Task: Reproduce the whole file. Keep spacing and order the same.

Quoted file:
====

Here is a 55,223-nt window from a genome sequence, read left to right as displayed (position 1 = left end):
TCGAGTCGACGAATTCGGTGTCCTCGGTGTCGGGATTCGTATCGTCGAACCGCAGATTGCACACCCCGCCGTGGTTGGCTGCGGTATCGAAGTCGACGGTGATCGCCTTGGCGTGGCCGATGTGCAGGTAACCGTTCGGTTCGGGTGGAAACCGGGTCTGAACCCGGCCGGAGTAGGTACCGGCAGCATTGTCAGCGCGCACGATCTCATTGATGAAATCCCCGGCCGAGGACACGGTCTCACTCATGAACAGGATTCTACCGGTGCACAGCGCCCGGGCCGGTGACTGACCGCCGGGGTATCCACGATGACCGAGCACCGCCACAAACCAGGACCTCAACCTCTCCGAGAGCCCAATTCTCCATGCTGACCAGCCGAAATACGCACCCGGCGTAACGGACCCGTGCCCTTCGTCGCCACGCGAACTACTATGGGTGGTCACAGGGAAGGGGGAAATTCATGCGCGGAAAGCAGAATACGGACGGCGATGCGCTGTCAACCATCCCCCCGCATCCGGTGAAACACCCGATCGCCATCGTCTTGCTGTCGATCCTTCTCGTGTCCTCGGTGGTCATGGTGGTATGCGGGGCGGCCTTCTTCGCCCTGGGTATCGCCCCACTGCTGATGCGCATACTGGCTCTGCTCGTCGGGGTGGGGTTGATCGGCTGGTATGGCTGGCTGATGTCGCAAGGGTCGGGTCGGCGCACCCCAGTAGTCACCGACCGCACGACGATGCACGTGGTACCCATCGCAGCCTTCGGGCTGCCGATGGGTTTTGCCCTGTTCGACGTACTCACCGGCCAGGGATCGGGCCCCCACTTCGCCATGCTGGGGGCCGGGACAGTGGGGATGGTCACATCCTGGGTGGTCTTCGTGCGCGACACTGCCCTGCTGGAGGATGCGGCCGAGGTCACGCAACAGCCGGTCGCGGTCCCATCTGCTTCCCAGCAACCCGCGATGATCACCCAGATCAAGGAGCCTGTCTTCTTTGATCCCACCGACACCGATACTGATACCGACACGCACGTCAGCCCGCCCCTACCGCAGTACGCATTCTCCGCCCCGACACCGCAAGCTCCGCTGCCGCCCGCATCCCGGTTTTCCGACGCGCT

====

Here is a 55,223-nt window from a genome sequence, read left to right as displayed (position 1 = left end):
TCGAGTCGACGAATTCGGTGTCCTCGGTGTCGGGATTCGTATCGTCGAACCGCAGATTGCACACCCCGCCGTGGTTGGCTGCGGTATCGAAGTCGACGGTGATCGCCTTGGCGTGGCCGATGTGCAGGTAACCGTTCGGTTCGGGTGGAAACCGGGTCTGAACCCGGCCGGAGTAGGTACCGGCAGCATTGTCAGCGCGCACGATCTCATTGATGAAATCCCCGGCCGAGGACACGGTCTCACTCATGAACAGGATTCTACCGGTGCACAGCGCCCGGGCCGGTGACTGACCGCCGGGGTATCCACGATGACCGAGCACCGCCACAAACCAGGACCTCAACCTCTCCGAGAGCCCAATTCTCCATGCTGACCAGCCGAAATACGCACCCGGCGTAACGGACCCGTGCCCTTCGTCGCCACGCGAACTACTATGGGTGGTCACAGGGAAGGGGGAAATTCATGCGCGGAAAGCAGAATACGGACGGCGATGCGCTGTCAACCATCCCCCCGCATCCGGTGAAACACCCGATCGCCATCGTCTTGCTGTCGATCCTTCTCGTGTCCTCGGTGGTCATGGTGGTATGCGGGGCGGCCTTCTTCGCCCTGGGTATCGCCCCACTGCTGATGCGCATACTGGCTCTGCTCGTCGGGGTGGGGTTGATCGGCTGGTATGGCTGGCTGATGTCGCAAGGGTCGGGTCGGCGCACCCCAGTAGTCACCGACCGCACGACGATGCACGTGGTACCCATCGCAGCCTTCGGGCTGCCGATGGGTTTTGCCCTGTTCGACGTACTCACCGGCCAGGGATCGGGCCCCCACTTCGCCATGCTGGGGGCCGGGACAGTGGGGATGGTCACATCCTGGGTGGTCTTCGTGCGCGACACTGCCCTGCTGGAGGATGCGGCCGAGGTCACGCAACAGCCGGTCGCGGTCCCATCTGCTTCCCAGCAACCCGCGATGATCACCCAGATCAAGGAGCCTGTCTTCTTTGATCCCACCGACACCGATACTGATACCGACACGCACGTCAGCCCGCCCCTACCGCAGTACGCATTCTCCGCCCCGACACCGCAAGCTCCGCTGCCGCCCGCATCCCGGTTTTCCGACGCGCT